On Saturday I headed up to Duffy Lake (map) in the Mt. Jefferson Wilderness. I got to the TH at 9:20 and there were a dozen cars there. They had morning dew on the windows and all looked to belong to backpackers.
The entire 3.3 miles to Duffy Lake is through forest. No views. But since it was a warm day the shade felt nice. I also saw quite a few huckleberry bushes along the trail. That’ll be yummy in August!
Many trees along the route had the old blazes on them.
The trail passes by the foot of two different rockslides, one of which is surrounded by vine maple, which must look awesome in fall.
Passed the junction with the Turpentine Trail, which heads north. It is named after nearby Turpentine Peak, I assume, and I’d love to know the story behind THAT name!
The trail roughly follows the North Santiam River, although there are only a few spots where you can see it. It flows out of nearby Santiam Lake, and of course it eventually ends up flowing into Detroit Lake many miles downstream. Up here it’s an absolutely gorgeous charming little stream. I fell in love with it!
Eventually the trail crosses it. It was no problem to cross now, but I imagine you can’t rock hop easily earlier in summer.
Backpackers who had spent the night at Duffy Lake passed me in a steady stream on their way out as I hiked in. One of them was a woman about my age who was covered head to toe. She had on a sweatshirt, long pants, and a stocking cap. It was pretty warm and I couldn’t imagine how she could stand having all that clothing on. Maybe it was mosquito protection, but still. She also had a bear bell. 🙄
I reached the lake at 11:15. The signage could use some improvement. This is at a somewhat confusing trail junction and if you’ve never been here before it’s not immediately clear which direction the lake is in. Turns out that the shortest way to get there is to go straight here, but turning left or right will also take you to other parts of the lake. Incidentally, it seems that many backpackers completely ignore the two rules on these signs. I saw campfires close to the lake and I saw MANY campsites that were nowhere near the designated campsite markers. I also saw trash piled in fire rings, of course. 😡
And here’s the lake, with Duffy Butte towering over it The water was so clear and gorgeous!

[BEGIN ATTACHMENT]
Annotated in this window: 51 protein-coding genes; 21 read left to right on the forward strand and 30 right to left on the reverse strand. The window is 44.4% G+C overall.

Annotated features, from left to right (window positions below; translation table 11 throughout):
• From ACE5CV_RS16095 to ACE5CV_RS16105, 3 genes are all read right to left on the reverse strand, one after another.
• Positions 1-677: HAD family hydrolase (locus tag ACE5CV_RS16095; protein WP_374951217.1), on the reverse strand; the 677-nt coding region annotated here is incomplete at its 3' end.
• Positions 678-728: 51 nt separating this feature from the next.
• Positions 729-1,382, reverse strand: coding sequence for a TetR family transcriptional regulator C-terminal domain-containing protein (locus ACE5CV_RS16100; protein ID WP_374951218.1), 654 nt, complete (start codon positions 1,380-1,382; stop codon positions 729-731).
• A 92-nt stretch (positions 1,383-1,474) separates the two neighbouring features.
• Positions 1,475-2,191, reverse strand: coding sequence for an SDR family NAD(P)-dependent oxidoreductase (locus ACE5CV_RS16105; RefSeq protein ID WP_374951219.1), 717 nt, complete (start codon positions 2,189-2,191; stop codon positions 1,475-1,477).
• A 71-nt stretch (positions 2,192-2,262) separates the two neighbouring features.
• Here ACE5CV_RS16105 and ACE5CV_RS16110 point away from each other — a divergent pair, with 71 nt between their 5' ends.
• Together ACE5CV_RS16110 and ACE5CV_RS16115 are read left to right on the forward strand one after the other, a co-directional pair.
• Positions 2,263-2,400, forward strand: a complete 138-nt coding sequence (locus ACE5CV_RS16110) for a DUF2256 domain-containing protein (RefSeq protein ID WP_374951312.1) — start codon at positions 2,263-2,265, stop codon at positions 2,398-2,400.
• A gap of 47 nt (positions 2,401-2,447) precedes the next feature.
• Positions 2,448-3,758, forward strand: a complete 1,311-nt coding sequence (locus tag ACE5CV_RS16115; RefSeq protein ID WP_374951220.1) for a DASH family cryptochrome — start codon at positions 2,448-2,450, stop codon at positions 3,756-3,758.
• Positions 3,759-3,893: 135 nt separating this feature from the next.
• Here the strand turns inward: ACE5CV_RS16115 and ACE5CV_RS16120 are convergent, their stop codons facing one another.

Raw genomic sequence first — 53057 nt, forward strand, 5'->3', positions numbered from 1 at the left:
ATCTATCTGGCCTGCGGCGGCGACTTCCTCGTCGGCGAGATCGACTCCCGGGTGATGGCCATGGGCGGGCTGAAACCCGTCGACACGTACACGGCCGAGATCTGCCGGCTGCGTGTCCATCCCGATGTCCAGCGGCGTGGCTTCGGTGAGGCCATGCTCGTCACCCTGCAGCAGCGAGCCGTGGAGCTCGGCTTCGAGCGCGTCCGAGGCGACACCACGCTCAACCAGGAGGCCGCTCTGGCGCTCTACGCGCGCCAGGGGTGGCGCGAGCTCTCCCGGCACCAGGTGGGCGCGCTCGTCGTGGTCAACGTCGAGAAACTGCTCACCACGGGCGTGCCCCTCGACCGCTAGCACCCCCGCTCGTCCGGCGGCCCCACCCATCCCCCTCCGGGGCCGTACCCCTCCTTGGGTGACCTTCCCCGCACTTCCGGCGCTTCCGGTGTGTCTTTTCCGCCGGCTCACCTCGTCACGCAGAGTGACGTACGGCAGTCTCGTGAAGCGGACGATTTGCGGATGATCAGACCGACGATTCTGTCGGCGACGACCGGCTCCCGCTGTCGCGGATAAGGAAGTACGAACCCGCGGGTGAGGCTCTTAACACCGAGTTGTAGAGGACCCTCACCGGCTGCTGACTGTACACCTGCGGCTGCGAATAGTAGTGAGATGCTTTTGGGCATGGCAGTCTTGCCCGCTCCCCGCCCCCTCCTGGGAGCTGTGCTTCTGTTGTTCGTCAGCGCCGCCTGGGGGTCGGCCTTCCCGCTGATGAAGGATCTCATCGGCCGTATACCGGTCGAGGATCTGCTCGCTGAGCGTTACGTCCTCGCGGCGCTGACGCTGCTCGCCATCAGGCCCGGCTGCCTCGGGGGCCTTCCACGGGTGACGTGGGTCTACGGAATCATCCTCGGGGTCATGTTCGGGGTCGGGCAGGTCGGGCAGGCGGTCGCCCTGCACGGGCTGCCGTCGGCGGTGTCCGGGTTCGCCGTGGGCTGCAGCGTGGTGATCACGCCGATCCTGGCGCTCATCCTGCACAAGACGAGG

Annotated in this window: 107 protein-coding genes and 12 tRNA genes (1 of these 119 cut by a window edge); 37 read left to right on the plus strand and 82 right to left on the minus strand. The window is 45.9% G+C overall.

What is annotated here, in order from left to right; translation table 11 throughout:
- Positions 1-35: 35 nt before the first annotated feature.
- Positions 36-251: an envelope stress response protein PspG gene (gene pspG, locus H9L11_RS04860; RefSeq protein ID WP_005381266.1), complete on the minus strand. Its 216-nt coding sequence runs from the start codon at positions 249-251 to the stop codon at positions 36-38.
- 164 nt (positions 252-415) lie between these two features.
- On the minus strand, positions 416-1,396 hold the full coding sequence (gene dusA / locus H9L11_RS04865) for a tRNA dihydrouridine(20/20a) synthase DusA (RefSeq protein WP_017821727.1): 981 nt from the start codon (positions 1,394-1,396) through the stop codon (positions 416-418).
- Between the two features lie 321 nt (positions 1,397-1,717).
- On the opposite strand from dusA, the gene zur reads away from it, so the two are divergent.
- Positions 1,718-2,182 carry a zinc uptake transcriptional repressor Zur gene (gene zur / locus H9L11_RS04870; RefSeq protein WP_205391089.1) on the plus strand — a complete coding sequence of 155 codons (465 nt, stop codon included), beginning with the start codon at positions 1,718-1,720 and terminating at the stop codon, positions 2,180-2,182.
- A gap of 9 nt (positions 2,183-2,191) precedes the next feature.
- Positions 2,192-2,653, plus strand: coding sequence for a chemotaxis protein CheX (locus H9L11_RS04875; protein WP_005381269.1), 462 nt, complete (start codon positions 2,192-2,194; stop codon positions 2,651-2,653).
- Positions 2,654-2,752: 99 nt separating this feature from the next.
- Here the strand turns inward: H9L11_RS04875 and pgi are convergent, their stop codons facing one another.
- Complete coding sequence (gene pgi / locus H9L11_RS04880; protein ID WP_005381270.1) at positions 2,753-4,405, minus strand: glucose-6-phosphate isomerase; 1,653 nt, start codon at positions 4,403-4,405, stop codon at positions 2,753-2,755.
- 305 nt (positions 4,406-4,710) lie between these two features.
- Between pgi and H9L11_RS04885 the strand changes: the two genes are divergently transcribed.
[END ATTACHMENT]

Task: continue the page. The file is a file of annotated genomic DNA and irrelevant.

I knew that Three Fingered Jack was not far, so I worked my way around to the west end of the lake to see if I could see it. Voila!
The backpackers had all cleared out by this point so it was really peaceful here. I enjoyed the lake as long as I could before the mosquitoes forced me to keep moving. Since the day was young and the hike up to this point had been so tame, I decided to continue one more mile up the trail to Mowich Lake. Along the way I passed a pretty little meadow with a pond and hundreds of shooting stars.
I reached Mowich Lake and followed a use trail down to the shoreline at the southern tip of the lake. That’s Red Butte on the other side of the lake. As you can see, this area was burnt to a crisp in the 2003 B&B fire.
I hiked a little further and quickly left behind the intact forest and entered the burn area.
The trail climbs up and up away from the shoreline and I could see on the map that it wasn’t going to ever rejoin the lake, so I didn’t go very far. You can see the lake through the burnt trees.
Through the trees I could also see the backside of Duffy Butte, which I had seen earlier from Duffy Lake.
On my way back out the breeze had picked up enough that I was able to hang out by Duffy Lake for awhile and not get chomped on. Delightful!
The hike out was uneventful. I hadn’t seen any other day hikers, but finally started seeing some as I hiked out. Back to the car at 3:00, followed by pizza in Detroit. YUM.
This was not a hard hike, and in fact was a little easier than I was expecting. At least I got a lot of miles in. Duffy Lake is quite lovely and is probably a very nice place for backpacking. But mid-July would NOT be the best time for that because of the bugs, and a weekend outing would mean sharing the lake with lots of other campers.
1,100 feet elevation gain.